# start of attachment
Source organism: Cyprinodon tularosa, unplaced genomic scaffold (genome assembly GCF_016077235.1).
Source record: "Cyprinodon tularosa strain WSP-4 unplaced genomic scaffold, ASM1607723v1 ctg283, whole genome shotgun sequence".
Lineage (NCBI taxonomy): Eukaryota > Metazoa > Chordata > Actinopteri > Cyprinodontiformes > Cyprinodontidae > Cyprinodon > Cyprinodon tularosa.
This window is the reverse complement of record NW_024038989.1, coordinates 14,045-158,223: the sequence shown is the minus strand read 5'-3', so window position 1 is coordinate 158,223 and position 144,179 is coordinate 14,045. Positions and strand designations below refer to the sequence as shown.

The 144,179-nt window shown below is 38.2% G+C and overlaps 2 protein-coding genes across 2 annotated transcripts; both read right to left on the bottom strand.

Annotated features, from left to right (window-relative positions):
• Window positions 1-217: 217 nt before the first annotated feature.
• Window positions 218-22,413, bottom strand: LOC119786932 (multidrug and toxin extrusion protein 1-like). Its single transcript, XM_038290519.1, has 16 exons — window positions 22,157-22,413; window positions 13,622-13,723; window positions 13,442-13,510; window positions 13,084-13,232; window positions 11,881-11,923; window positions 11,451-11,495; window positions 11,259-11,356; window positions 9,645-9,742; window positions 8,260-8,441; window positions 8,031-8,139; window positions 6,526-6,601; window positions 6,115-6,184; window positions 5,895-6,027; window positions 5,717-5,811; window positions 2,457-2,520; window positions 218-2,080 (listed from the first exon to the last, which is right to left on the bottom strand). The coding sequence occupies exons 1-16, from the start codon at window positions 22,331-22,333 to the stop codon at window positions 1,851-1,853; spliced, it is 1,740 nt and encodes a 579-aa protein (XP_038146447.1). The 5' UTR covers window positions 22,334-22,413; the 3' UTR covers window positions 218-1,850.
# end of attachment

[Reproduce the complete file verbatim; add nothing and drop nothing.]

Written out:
Source organism: Cyprinodon tularosa, unplaced genomic scaffold (genome assembly GCF_016077235.1).
Source record: "Cyprinodon tularosa strain WSP-4 unplaced genomic scaffold, ASM1607723v1 ctg283, whole genome shotgun sequence".
Lineage (NCBI taxonomy): Eukaryota > Metazoa > Chordata > Actinopteri > Cyprinodontiformes > Cyprinodontidae > Cyprinodon > Cyprinodon tularosa.
This window is the reverse complement of record NW_024038989.1, coordinates 14,045-158,223: the sequence shown is the minus strand read 5'-3', so window position 1 is coordinate 158,223 and position 144,179 is coordinate 14,045. Positions and strand designations below refer to the sequence as shown.

The 144,179-nt window shown below is 38.2% G+C and overlaps 2 protein-coding genes across 2 annotated transcripts; both read right to left on the bottom strand.

Annotated features, from left to right (window-relative positions):
• Window positions 1-217: 217 nt before the first annotated feature.
• Window positions 218-22,413, bottom strand: LOC119786932 (multidrug and toxin extrusion protein 1-like). Its single transcript, XM_038290519.1, has 16 exons — window positions 22,157-22,413; window positions 13,622-13,723; window positions 13,442-13,510; window positions 13,084-13,232; window positions 11,881-11,923; window positions 11,451-11,495; window positions 11,259-11,356; window positions 9,645-9,742; window positions 8,260-8,441; window positions 8,031-8,139; window positions 6,526-6,601; window positions 6,115-6,184; window positions 5,895-6,027; window positions 5,717-5,811; window positions 2,457-2,520; window positions 218-2,080 (listed from the first exon to the last, which is right to left on the bottom strand). The coding sequence occupies exons 1-16, from the start codon at window positions 22,331-22,333 to the stop codon at window positions 1,851-1,853; spliced, it is 1,740 nt and encodes a 579-aa protein (XP_038146447.1). The 5' UTR covers window positions 22,334-22,413; the 3' UTR covers window positions 218-1,850.